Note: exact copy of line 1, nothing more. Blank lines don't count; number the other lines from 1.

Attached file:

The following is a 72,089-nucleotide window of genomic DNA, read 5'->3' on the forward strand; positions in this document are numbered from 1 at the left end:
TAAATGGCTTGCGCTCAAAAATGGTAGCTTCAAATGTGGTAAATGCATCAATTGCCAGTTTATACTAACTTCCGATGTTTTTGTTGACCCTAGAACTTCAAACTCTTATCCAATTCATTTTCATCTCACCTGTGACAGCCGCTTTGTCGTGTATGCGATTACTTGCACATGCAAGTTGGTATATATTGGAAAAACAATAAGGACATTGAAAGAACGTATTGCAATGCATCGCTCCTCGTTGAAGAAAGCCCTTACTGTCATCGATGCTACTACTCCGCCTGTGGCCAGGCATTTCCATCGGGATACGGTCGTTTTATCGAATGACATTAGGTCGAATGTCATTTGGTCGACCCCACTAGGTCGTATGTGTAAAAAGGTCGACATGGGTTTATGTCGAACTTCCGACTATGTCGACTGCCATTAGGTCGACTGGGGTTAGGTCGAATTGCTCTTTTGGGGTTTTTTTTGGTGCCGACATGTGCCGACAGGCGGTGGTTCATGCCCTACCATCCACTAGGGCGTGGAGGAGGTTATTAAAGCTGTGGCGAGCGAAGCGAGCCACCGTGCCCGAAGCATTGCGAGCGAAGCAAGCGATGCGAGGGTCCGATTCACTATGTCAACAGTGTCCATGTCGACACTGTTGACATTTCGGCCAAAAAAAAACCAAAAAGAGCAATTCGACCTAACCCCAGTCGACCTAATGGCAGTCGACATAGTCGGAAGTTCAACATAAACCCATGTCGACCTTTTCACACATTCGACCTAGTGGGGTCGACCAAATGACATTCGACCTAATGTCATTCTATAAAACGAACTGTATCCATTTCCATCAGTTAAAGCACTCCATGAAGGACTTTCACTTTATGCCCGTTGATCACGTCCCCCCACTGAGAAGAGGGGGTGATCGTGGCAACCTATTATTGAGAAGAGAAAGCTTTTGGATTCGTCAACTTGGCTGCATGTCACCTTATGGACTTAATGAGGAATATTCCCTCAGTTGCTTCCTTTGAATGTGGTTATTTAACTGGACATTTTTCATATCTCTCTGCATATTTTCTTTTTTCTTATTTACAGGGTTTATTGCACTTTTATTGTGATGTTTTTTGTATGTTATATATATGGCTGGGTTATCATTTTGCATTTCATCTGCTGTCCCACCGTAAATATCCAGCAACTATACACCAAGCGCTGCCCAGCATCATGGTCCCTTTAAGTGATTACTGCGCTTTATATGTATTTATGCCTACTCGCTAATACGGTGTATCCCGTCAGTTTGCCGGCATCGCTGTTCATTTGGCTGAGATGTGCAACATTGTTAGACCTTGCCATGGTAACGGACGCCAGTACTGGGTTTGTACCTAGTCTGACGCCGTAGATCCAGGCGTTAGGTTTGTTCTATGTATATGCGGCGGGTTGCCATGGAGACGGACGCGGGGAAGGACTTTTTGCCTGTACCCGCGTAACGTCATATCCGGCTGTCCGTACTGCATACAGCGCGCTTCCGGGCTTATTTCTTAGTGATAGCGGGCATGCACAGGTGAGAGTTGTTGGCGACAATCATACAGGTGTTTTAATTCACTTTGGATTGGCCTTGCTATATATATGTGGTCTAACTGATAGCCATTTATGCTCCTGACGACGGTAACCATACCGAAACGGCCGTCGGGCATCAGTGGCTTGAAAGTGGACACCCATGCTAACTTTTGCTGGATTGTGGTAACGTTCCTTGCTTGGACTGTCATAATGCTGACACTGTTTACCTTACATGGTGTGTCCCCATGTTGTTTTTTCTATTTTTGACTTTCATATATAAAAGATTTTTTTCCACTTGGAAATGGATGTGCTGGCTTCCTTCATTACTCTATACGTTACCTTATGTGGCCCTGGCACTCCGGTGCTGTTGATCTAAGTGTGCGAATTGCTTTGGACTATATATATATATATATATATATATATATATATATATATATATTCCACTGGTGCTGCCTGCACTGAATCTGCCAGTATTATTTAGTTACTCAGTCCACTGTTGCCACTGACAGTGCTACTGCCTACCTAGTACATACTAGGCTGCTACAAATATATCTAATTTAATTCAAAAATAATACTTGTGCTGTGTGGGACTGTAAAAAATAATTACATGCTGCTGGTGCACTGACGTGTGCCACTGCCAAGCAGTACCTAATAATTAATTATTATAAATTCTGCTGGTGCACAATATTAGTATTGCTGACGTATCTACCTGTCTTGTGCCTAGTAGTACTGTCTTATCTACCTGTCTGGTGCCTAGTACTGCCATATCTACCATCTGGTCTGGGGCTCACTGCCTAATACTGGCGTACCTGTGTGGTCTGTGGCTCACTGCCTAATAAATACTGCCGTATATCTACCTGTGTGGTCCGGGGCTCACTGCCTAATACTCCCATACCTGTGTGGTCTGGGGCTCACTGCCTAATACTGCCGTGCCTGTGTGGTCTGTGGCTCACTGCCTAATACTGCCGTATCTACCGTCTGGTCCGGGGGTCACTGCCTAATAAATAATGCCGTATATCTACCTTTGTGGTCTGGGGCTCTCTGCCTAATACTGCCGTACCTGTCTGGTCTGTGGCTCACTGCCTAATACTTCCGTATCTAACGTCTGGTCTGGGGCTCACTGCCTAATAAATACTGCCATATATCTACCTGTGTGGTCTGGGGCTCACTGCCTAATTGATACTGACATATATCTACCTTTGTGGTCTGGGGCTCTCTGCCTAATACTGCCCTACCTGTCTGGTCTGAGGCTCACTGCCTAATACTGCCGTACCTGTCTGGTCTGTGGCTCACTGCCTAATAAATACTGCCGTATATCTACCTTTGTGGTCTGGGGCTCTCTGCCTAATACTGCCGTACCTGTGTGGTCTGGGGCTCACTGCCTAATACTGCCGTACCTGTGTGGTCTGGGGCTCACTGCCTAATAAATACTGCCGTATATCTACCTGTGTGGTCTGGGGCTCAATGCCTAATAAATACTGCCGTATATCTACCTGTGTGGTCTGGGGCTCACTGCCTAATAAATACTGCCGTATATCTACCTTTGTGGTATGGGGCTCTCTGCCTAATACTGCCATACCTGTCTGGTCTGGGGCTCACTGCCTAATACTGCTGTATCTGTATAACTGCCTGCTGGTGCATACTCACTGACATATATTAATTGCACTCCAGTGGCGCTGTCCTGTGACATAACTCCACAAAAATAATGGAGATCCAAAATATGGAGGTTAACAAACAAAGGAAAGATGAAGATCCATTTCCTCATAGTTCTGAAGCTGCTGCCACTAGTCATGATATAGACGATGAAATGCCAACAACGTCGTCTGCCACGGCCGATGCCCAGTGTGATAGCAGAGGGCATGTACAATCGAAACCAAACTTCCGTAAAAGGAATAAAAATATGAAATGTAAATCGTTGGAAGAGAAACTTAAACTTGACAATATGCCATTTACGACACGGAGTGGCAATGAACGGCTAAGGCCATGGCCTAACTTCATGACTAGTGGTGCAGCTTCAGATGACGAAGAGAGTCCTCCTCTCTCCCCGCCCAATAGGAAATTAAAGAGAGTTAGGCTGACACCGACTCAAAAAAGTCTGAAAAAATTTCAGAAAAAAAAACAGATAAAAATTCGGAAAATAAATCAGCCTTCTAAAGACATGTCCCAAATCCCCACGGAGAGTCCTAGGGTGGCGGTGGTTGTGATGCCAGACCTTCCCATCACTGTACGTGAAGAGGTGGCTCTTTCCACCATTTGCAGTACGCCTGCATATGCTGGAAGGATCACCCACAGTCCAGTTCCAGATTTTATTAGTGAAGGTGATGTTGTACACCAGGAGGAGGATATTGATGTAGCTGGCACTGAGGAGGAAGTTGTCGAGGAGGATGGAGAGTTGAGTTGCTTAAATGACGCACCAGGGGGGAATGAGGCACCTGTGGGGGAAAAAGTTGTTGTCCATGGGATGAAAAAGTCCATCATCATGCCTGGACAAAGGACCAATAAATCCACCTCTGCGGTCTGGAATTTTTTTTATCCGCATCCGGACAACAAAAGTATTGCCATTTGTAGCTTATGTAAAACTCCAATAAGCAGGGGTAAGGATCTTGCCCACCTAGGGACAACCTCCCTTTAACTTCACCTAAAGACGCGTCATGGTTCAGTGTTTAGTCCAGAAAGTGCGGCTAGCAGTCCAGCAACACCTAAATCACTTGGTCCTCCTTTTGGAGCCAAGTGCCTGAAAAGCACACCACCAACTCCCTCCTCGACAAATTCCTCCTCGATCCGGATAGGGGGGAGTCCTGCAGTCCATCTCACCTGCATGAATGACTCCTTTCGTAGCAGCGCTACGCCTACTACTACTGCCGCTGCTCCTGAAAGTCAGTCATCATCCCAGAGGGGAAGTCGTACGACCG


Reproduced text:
The following is a 72,089-nucleotide window of genomic DNA, read 5'->3' on the forward strand; positions in this document are numbered from 1 at the left end: